10 untranslatable words for relaxing around the world
This week, we've collated our favourite 'untranslatable' words from around the world that describe that feeling of ultimate relaxation.
Whether you're hanging out with friends and enjoying a beer, meditating in the outdoors, or getting cosy with a glass of wine, there's a word for it all. From Spanish to Swedish, each of these terms can't quite be translated directly into a single English word. Instead, they convey a mood, an atmosphere or a situation that requires more explanation.
So if you're at work or at home, take a quick five minutes to check out these words that you'll want to add to your dictionary. Put your feet up, and cue mahabis.
‘mysa’— this swedish word means a range of things in the realm of relaxation. It can be roughly translated to English equivalent of ‘cosying up’ or to ‘snuggle’, but in a wider sense it also means to have a ‘nice and relaxed time’.
The idea of ‘mysa-ing’ involves hanging out, being comfortable, content, enjoying the moment and recharging.
‘mysig’- similar to mysa, this Swedish word, pronounced ‘mee-sig’, describes anything with an unexpectedly relaxing vibe. Rather than ‘mysa-ing’, the concept of ‘mysig’ better describes a place or situation rather than a relaxing action.
This Swedish blog says a perfect mysig example is a warm living room on a cold evening, with flickering candles, a roaring fire, and a couch to put your feet on.
‘fika’- this is a word we’ve stumbled across a couple of times at mahabis. And we love it. A simple concept and one that is embedded into Swedish culture- a laid-back chat over coffee. Making time for fika is an imperative. So much so that fika is protected by Swedish law. The working day and even the school day may be interrupted twice for a ‘coffee diversion’.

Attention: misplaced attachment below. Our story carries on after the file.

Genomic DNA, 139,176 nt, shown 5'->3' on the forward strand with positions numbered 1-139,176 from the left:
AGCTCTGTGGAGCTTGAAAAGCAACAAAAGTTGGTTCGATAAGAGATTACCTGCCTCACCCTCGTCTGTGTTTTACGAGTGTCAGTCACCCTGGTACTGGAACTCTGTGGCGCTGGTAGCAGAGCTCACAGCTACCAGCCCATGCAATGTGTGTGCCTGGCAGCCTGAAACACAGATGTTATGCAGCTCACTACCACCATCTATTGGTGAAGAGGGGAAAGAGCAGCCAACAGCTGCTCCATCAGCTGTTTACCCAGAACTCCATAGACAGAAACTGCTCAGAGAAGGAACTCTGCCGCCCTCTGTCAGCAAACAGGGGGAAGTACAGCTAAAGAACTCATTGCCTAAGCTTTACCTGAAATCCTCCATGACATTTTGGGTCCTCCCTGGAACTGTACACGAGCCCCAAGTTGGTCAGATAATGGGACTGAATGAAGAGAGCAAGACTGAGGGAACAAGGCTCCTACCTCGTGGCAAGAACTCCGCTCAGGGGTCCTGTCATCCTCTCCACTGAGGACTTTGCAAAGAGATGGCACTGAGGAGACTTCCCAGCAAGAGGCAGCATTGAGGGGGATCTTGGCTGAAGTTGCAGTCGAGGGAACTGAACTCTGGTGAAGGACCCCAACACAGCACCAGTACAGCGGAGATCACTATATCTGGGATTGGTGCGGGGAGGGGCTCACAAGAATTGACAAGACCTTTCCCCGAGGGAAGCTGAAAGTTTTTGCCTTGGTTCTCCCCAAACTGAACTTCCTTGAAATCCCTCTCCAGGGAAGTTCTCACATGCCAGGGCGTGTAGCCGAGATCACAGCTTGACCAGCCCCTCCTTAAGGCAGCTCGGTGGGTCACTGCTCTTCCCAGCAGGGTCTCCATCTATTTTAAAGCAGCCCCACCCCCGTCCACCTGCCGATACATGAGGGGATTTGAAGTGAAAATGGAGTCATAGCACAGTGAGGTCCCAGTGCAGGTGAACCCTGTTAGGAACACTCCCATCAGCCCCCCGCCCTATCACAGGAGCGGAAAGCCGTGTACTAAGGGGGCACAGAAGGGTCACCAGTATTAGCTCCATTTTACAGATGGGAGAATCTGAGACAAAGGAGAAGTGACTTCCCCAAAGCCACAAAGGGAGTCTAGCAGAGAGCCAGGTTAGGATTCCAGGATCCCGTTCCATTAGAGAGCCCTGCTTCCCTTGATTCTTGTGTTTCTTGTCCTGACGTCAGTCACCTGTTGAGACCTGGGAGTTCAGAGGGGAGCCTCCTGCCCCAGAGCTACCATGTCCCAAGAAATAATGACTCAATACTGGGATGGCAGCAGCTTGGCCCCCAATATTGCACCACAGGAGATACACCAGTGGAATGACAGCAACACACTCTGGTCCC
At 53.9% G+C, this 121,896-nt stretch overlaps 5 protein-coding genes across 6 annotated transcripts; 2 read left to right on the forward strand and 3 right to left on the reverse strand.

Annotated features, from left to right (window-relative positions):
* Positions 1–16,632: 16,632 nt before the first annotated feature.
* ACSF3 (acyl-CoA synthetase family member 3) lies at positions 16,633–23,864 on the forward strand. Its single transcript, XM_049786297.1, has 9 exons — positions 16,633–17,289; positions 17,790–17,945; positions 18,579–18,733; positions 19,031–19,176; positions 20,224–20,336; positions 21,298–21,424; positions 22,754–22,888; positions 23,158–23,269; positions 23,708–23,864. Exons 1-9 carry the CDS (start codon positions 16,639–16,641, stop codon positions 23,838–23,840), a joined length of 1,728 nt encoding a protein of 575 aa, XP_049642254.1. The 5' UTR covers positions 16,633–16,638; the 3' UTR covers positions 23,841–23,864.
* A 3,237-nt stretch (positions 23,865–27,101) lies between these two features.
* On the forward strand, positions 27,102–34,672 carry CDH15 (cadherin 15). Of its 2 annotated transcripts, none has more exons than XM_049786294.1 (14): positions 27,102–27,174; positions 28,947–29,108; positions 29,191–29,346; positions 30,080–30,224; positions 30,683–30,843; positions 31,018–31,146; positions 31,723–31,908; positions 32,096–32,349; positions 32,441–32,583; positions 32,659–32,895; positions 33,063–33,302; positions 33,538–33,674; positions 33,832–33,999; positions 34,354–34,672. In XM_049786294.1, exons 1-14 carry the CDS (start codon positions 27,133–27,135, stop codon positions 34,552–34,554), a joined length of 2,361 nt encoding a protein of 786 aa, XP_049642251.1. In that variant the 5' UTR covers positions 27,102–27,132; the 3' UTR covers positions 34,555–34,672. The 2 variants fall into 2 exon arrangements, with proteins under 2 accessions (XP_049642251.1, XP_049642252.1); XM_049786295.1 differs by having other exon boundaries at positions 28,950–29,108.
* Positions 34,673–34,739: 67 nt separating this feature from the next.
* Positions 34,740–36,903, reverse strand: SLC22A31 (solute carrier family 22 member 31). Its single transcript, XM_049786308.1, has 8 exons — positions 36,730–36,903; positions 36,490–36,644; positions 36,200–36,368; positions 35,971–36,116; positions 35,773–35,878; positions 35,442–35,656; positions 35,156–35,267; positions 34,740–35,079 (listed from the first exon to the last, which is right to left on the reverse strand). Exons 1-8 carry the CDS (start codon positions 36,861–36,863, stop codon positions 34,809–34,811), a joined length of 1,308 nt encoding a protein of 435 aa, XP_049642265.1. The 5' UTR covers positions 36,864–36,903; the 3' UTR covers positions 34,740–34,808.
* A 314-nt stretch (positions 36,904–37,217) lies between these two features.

Forget grabbing a coffee from the counter and drinking it on the go, this concept is all about taking it slow, and pausing for downtime. You can find out more about different cultural rituals surrounding the coffee break here.
‘hygge’- this word has become famed for it’s lack of translation, and is described as something we ‘want all the time- but seldom have’. The Danish word roughly means the ‘complete absence of anything annoying irritating or overwhelming’, with the ‘presence of and pleasure from comforting, gentle and soothing things’. The art of hygge — a word that is hard to explain and even harder to pronounce (‘hooga’!)- is so much more than the concept of cosiness.
It means creating a warm atmosphere and enjoying the good things in life. It’s no wonder that Denmark is considered one of the happiest countries in the world. When Danes gather in groups of two or more, hygge refers to that sense of friendly companionship when conversation is flowing and toasts are raised. The high season of hygge is Christmas, when gløgg (mulled wine) is shared and friends are over.
‘gemütlich’- this German word has a range of meanings. There isn’t a direct translation in the English language, but it can describe an atmosphere that is pleasant, homely and cheerful. It can also be used in the context of describing comfortable furniture. For example, the phrase ‘es sich (Dat.) gemütlich machen’ means to ‘nestle’ in cushions. It is also used to describe comfortable company or familiarity. German blogger Constanze says:
“A soft chair in a coffee shop might be considered ‘cosy’. But sit in that chair surrounded by close friends and a hot cup of tea, while soft music plays in the background, and that sort of scene is what you’d call gemütlich.”